Tearfund is a Christian relief and development agency working directly in response to disasters and in partnership with organisations in more than 50 countries and networks of local churches. The paper calls for greater recognition in the post-2015 agenda of the interconnectedness between MDGs. In particular, the MDGs have not effectively addressed the contribution to better health of access to safe water, sanitation and hygiene (WASH). Despite including water and sanitation targets, the MDGs have failed to mobilise political will for WASH revealing a major blind spot in development policy. Tearfund argues that there is a need for broad participation by a wide range of sector stakeholders in the planning and monitoring of WASH service delivery at the national and sub-national levels. Governments should engage more effectively with civil society groups (including faith communities) which offer examples of good practice in community involvement.
The paper suggests that the post-2015 framework should prioritise tackling inequality and use an ‘inequality lens’ to monitor the impact of goals and targets. Data must be disaggregated by gender, age, disability, economic status, ethnicity etc. The paper calls for the target of universal health care to be prioritised in the post-2015 health agenda and urges that it should encompass removal of the barriers to health services, retention of quality health care providers, access to essential medicines (inclusive of universal coverage for HIV treatment), access to second-line treatments, and treatments for opportunistic infections, as well as access to palliative medicines for relief of pain, and other symptoms. As a critical and under looked component of universal health care, home-based services must be compensated and recognised for their contribution to reaching the hard-to-reach, marginalised groups, key populations and those presenting late for treatment.
The paper argues that indicators should measure health outcomes that reflect the range of inputs, including the social determinants of health such as water and sanitation. Targets and indicators need are needed covering access to comprehensive health care, including:
- Health care provider ratio (provider/patient);
- Access to essential medicines (including ARVs for HIV treatment and opioids for pain management);
- Adequate health financing; reducing/eliminating costs for patients;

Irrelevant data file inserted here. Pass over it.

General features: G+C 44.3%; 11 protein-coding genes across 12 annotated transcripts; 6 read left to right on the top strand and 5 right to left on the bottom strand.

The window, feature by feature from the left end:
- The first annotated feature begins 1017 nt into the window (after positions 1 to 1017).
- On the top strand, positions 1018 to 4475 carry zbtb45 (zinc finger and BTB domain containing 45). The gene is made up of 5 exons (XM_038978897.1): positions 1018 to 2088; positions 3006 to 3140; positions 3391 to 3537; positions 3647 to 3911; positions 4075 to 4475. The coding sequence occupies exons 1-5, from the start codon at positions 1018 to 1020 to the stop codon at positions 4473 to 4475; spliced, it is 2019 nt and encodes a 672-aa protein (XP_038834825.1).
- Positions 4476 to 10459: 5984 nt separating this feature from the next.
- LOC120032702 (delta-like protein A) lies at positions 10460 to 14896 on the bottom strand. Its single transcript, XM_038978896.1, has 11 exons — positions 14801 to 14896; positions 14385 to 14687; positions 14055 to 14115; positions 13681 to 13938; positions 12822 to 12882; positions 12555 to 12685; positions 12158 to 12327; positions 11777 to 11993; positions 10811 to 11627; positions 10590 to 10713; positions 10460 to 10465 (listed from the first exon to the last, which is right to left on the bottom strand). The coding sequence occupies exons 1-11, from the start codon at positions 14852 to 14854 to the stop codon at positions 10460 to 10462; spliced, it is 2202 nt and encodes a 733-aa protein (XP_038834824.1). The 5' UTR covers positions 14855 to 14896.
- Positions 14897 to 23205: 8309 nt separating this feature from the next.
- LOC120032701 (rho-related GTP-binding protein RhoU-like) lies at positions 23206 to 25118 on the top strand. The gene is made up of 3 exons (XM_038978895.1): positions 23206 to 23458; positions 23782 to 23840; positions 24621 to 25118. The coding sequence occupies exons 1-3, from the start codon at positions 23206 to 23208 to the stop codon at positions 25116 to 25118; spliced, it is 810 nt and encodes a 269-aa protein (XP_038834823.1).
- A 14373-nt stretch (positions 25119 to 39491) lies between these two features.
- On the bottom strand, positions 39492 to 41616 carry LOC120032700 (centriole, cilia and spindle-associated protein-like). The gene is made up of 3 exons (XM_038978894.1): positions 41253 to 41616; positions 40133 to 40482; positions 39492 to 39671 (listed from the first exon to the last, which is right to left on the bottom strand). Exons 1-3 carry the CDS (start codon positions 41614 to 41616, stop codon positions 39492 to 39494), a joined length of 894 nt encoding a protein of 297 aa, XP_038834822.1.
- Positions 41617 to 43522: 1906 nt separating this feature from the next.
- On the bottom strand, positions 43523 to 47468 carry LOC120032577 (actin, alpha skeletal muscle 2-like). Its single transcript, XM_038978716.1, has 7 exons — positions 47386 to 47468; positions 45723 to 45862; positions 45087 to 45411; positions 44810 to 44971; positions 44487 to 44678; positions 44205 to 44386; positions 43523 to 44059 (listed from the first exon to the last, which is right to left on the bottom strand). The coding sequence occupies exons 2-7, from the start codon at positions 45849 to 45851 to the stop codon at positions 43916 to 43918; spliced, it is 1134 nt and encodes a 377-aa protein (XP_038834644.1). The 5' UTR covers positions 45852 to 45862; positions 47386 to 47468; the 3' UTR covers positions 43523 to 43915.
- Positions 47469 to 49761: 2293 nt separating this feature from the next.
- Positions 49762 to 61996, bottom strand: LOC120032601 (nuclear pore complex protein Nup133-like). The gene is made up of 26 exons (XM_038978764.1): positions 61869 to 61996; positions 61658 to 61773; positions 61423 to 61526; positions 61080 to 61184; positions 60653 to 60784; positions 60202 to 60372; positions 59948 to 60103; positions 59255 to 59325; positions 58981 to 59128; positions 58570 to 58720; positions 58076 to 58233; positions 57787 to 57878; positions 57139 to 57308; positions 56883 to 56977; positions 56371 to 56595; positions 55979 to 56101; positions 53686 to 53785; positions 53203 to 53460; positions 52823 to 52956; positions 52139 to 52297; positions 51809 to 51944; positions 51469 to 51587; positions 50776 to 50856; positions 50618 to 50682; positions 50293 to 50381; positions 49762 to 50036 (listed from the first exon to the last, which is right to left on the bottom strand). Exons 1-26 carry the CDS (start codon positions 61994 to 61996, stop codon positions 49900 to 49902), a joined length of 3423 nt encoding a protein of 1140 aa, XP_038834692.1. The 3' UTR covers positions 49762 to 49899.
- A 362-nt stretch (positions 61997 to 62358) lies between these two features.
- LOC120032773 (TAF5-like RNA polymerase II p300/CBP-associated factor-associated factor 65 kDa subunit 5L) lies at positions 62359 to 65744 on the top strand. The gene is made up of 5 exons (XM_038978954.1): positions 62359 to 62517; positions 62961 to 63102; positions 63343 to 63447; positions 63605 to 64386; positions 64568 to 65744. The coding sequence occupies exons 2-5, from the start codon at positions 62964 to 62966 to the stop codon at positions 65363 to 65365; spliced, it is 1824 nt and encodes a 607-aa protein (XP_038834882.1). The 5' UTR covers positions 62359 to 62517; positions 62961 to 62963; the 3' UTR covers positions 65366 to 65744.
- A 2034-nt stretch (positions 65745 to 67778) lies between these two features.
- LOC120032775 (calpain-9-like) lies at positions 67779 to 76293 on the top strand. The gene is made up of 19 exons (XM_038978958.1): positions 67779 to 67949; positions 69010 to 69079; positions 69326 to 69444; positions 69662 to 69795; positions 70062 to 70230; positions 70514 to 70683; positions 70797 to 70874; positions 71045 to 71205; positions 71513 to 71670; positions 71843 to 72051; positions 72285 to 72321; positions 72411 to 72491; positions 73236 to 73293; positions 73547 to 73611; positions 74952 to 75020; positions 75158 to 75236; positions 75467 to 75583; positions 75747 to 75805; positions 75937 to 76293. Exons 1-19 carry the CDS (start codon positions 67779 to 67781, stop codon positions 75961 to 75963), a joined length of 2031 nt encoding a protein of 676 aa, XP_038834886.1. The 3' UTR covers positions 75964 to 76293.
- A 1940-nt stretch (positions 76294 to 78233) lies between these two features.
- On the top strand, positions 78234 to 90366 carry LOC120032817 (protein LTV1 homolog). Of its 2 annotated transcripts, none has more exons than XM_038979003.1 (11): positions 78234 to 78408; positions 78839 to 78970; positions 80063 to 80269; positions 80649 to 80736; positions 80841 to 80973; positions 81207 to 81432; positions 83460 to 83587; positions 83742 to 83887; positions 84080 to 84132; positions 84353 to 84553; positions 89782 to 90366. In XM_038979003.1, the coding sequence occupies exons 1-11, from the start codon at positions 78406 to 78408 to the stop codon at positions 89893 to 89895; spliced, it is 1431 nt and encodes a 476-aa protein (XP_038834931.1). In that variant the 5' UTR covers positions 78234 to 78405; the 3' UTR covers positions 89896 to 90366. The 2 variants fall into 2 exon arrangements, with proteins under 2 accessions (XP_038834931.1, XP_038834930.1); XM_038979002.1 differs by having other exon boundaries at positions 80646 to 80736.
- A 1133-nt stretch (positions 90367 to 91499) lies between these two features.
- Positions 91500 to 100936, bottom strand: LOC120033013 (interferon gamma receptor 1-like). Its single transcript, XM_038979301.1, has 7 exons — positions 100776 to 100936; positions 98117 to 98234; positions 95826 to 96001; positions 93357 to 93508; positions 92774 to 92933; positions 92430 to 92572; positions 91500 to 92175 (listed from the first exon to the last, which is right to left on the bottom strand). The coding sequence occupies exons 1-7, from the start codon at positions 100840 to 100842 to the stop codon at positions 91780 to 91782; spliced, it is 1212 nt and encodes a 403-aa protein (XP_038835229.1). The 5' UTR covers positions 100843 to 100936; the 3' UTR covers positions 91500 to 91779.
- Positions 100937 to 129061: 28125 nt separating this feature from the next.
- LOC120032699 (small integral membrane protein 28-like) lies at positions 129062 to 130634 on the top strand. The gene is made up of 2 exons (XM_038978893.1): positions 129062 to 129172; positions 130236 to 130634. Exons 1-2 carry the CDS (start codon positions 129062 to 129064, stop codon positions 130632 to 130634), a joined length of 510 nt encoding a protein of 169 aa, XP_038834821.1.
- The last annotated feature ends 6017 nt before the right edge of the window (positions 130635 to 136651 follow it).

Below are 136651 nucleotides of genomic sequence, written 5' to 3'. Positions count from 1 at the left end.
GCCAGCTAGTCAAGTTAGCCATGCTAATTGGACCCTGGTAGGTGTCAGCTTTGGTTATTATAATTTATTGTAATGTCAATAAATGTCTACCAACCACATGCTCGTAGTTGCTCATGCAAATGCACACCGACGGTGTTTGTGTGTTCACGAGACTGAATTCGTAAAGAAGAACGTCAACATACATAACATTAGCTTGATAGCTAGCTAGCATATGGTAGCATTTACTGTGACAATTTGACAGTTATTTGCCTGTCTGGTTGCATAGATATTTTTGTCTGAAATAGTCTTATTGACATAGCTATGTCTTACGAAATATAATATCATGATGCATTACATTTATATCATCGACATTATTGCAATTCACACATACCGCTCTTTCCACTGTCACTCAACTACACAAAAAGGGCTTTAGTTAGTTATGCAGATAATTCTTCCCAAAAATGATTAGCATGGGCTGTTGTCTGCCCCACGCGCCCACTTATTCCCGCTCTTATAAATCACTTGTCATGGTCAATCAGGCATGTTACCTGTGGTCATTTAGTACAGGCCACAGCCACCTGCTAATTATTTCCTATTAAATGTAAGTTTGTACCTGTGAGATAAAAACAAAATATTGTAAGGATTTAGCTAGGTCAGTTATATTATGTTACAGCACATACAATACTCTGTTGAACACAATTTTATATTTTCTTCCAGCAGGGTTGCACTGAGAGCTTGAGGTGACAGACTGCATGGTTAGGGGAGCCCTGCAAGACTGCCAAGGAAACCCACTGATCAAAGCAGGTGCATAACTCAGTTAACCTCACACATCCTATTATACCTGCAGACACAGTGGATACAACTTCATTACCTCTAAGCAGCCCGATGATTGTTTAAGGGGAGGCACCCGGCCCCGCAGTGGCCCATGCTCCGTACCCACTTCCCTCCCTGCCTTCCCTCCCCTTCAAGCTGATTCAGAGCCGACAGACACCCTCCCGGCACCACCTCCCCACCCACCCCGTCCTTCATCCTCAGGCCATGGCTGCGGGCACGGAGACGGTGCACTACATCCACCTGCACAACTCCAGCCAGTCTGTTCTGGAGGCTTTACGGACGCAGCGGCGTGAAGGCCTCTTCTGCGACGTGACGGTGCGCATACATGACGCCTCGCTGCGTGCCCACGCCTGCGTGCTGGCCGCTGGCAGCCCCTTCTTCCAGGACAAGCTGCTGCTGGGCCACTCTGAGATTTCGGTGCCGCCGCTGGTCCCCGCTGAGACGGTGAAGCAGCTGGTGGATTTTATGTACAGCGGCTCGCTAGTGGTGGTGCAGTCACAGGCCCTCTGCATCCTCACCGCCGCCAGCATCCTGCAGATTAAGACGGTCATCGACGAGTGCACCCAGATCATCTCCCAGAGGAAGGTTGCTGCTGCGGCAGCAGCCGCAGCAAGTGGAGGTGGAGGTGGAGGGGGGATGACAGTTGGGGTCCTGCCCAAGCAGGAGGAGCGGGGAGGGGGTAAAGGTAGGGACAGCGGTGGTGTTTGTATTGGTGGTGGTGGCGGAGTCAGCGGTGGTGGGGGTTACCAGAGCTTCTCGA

- HIV incidence and prevalence (and other communicable diseases, malaria, TB, etc.);
- NCD incidence and prevalence;
- Maternal and child health;
- Continued medical education for health practitioners (quality of care indicators);
- Extension and reach of services (home-based, community-based, etc.) with adequate recognition and financing;
- Comprehensive care and referral (inclusive of nutrition, livelihoods/food security, end of life care, and
- Psychosocial and/or spiritual support).
The Christian Medical Fellowship (CMF) is a network of 4,000 doctors and 800 medical students in the UK that has a strong interest in global health in low-income countries. Starting from the premise that there are important links between faith and health, the paper argues that the influence of faith cannot be ignored in the quest to improve the health of the world’s population and that it is important to recognise the essential role of faith based organisations in healthcare provision. The authors posit that faith communities have several important attributes: knowledge relevant to the local population’s faith needs; sustainability, coverage and ability to reach marginalized groups; and understanding of the real needs of local people.
The paper notes that faith-based organisations (FBO’s) make an enormous contribution to healthcare and have played major roles, including in the provision of facility-based health services alongside state health services at district and national levels; training centres for the health workforce; non-facility based health related activities such as home based care and HIV prevention, care and support; co-ordination, fundraising, capacity development, health service supervision and acting as funding channels; advocacy; and health promotion and education. The CMF submission argues that the post-2015 framework should: